Who knew? Snakes in CT aren’t aggressive
This has been proclaimed the Year of the Snake by Partners in Amphibian and Reptile Conservation (PARC) to raise awareness for snake conservation.
The state Department of Energy and Environmental Protection’s (DEEP) Wildlife Division is participating in this effort by shining a spotlight on Connecticut’s native snake species throughout 2013.
Other state and federal wildlife agencies, along with several conservation and snake organizations, also are partnering with PARC to foster appreciation and understanding of snakes.
“The DEEP Wildlife Division has made a commitment to inform Connecticut residents about the state’s native snake species through regular press releases; informative articles and species profiles in issues of our bimonthly magazine, Connecticut Wildlife; a children’s art contest; and related events,” said Rick Jacobson, Wildlife Division director.
Some snakes endangered, some poisonous
Fourteen snake species occur in Connecticut. Four of these snakes (common ribbonsnake, eastern hog-nosed snake, smooth greensnake, and timber rattlesnake) are currently on the state's list of endangered, threatened and special concern species.
Only two of Connecticut’s snakes are venomous (or poisonous) — the northern copperhead and the state-endangered timber rattlesnake.
Connecticut’s native snake species
— Common gartersnake
— Common ribbonsnake (special concern)
— Eastern hog-nosed snake (special concern)
— Eastern milksnake
— Eastern ratsnake
— Eastern wormsnake
— Northern black racer
— Northern brownsnake
— Northern copperhead
— Northern watersnake
— Northern red-bellied snake
— Ring-necked snake
— Smooth greensnake (special concern)
— Timber rattlesnake (endangered)
Snakes are fascinating
Snakes are reptiles that survive in some of the most extreme environments on Earth and occur in a variety of habitats. They are long and slender, covered with scales, and have no limbs.
Snakes are ectothermic (cold-blooded); their body temperature changes with the temperature around them. A snake will bask in the sun to warm up or it will take refuge in a cool, shady spot when the weather is hot.
Snakes are carnivores; they eat other animals, such as mice, birds, fish, frogs, insects, and even other snakes.
Use their tongues to ‘smell’
Snakes have a variety of ways to sense their environment. They can see, but use their tongues to “smell” and find food. The Jacobson’s organ, located in the roof of the mouth, enables snakes to identify prey as well as other snakes and animals that may want to prey on them.
Pit vipers, a type of snake, use special nerve endings in their skin to detect the body heat of prey animals. The only pit vipers found in Connecticut are the northern copperhead and timber rattlesnake.
Some snakes constrict their prey until it suffocates. Some eat their prey alive. Venomous snakes inject their prey with venom through fangs.
Snakes have special jaws that help them swallow their food whole, and strong digestive juices — called enzymes — that dissolve prey, including fur, feathers and bones.
Threats to snakes
Humans cause the largest harm to snake populations, DEEP officials said, but people have the power to make positive changes toward snake survival. The biggest threats to snake populations include:
— Habitat loss, fragmentation, and degradation.
— Unnecessary killing of snakes, both venomous and non-venomous, due to fear, misunderstanding and persecution.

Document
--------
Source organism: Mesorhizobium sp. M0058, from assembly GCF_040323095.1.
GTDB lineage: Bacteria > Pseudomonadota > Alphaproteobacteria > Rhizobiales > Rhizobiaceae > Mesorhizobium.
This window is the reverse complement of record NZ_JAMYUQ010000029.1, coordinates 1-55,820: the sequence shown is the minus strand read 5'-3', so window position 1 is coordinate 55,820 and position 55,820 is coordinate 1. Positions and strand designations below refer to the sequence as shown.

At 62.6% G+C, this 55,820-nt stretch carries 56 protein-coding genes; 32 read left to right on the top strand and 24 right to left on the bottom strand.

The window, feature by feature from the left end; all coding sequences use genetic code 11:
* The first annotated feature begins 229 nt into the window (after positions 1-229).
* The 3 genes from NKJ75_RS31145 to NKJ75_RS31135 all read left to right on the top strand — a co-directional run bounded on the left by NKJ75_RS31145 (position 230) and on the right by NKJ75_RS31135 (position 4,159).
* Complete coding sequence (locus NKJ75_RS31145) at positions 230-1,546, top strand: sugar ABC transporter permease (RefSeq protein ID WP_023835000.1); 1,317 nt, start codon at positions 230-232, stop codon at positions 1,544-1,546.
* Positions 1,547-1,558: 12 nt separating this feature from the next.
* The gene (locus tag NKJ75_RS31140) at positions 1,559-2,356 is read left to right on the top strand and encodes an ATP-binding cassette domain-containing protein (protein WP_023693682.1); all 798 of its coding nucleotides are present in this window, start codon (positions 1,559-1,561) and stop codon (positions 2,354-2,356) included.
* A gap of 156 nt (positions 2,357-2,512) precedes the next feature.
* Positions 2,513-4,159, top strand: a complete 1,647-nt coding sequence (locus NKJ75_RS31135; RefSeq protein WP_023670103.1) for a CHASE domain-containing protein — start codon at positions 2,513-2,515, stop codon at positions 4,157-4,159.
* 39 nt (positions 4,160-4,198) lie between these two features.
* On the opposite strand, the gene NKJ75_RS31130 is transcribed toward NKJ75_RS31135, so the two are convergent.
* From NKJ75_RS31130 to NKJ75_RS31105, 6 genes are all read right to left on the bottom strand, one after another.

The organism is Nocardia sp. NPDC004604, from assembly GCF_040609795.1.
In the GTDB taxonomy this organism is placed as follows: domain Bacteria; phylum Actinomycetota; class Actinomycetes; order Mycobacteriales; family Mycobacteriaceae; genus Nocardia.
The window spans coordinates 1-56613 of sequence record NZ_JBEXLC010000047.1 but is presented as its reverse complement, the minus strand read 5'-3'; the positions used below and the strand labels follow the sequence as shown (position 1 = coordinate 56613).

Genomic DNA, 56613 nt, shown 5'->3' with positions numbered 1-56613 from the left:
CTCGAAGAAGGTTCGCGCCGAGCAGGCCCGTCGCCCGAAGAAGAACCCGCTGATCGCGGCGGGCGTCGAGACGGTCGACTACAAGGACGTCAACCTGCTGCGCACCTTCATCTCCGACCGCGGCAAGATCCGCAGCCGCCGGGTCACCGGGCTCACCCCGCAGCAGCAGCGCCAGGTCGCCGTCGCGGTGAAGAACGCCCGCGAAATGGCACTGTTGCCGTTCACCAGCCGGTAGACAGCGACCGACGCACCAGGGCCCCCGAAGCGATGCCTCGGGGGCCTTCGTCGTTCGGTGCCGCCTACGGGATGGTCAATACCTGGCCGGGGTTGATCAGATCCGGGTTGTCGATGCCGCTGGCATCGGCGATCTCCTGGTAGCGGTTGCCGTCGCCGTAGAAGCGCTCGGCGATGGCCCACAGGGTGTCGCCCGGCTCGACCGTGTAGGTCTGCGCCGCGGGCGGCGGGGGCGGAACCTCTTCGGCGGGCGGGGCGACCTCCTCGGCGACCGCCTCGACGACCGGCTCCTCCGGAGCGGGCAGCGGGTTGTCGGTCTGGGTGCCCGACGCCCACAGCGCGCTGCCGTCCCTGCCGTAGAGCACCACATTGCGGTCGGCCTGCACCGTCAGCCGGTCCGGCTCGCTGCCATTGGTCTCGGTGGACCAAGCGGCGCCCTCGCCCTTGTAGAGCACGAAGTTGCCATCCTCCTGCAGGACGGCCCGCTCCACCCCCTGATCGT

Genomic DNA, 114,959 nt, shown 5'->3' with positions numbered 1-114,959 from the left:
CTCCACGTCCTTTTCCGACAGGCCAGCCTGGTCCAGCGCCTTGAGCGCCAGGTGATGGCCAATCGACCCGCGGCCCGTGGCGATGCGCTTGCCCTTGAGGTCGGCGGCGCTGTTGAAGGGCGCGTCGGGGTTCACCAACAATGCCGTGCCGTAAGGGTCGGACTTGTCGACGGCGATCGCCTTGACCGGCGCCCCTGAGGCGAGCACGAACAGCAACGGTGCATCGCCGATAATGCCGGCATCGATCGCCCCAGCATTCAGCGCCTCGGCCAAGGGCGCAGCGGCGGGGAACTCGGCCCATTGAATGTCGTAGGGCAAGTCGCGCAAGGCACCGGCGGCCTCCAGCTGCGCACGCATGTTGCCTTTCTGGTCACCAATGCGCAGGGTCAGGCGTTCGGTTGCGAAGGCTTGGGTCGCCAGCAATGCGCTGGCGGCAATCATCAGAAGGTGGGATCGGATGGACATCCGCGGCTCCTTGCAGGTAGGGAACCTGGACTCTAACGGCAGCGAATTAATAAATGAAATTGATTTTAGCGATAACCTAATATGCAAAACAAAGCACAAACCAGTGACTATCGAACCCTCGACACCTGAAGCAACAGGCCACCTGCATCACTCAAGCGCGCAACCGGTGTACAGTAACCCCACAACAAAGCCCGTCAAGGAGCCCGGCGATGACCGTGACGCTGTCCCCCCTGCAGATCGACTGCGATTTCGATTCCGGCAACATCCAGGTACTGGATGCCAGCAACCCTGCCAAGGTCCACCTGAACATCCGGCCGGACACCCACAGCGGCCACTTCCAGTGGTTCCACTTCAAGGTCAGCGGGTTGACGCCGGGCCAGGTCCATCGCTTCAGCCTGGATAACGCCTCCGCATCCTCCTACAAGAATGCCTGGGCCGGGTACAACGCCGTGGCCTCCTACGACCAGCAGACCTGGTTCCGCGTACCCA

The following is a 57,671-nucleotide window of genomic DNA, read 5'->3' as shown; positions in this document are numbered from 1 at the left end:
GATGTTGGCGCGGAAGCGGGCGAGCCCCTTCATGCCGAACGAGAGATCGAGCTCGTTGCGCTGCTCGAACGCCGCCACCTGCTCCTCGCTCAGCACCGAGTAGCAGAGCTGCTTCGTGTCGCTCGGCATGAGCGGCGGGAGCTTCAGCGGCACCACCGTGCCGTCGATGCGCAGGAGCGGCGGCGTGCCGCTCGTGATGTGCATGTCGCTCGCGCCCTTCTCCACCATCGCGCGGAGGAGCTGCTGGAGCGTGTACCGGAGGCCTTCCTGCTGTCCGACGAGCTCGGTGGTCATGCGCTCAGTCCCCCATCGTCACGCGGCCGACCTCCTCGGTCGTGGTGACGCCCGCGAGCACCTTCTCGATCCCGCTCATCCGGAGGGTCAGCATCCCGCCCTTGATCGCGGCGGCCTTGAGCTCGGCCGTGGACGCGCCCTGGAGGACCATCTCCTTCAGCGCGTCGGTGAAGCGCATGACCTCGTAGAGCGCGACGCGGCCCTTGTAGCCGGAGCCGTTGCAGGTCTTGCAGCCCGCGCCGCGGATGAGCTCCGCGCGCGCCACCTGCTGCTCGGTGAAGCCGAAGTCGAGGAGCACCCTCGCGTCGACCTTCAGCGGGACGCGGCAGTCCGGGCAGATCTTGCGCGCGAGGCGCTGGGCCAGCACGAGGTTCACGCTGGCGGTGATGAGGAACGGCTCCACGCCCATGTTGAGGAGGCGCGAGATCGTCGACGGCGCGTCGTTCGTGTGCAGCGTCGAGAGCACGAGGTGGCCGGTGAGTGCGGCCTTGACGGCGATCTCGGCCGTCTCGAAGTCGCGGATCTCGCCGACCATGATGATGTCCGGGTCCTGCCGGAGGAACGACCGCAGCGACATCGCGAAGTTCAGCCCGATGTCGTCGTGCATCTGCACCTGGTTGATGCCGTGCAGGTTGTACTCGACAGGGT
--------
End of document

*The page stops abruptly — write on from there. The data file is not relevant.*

— Mortality from roads, agricultural machinery, and predation by cats and dogs.
— Over-collection of wild snakes for the pet trade.
— Climate change.
What you can do
Hundreds of snakes are needlessly killed by people each year because of mistaken identity, fear and misunderstanding. Very often, when a snake is found near a home, people panic and may even assume that the snake is dangerous or venomous.
Few Connecticut residents realize that they are unlikely to encounter a venomous snake around their home. The two venomous snake species found in Connecticut (timber rattlesnake and copperhead) do not have wide distributions.
These venomous snakes, along with the other 12 Connecticut snake species, are not aggressive and will only bite if threatened or handled. If left alone, snakes pose no threat to people.
If you encounter a snake in your yard or while enjoying the outdoors, observe and enjoy the snake from a distance and allow it to go on its way.
Other ways to help
Other important ways you can help snakes are:
— Never release a captive, pet snake into the wild. It could have a disease that is difficult to detect, but can harm native snakes.
— Never collect a wild snake to keep as a pet. Any person who collects (or kills) a protected snake species could be faced with fines or legal action.
— Watch for snakes basking on, or crossing, roads. Avoid running over snakes with your vehicle, but only if it is safe to do so.
— Learn more about snakes and educate others.
Learn more about snakes
One way to learn more about snakes during the Year of the Snake is to subscribe to the DEEP’s Connecticut Wildlife magazine (www.ct.gov/deep/wildlifemagazine). People also can visit PARC’s website (www.yearofthensnake.org), as well as the Year of the Snake page on the DEEP website (www.ct.gov/deep/YearoftheSnake).
What Is PARC?
Partners in Amphibian and Reptile Conservation (PARC) is an organization dedicated to the conservation of the herpetofauna -- reptiles and amphibians -- and their habitats.
Members include individuals from state and federal agencies, conservation organizations, museums, pet trade industry, nature centers, zoos, energy industry, universities, herpetological organizations, research laboratories, forest industries, and environmental consultants.
PARC focuses on habitats by concentrating on endangered and threatened species and keeping common native species common.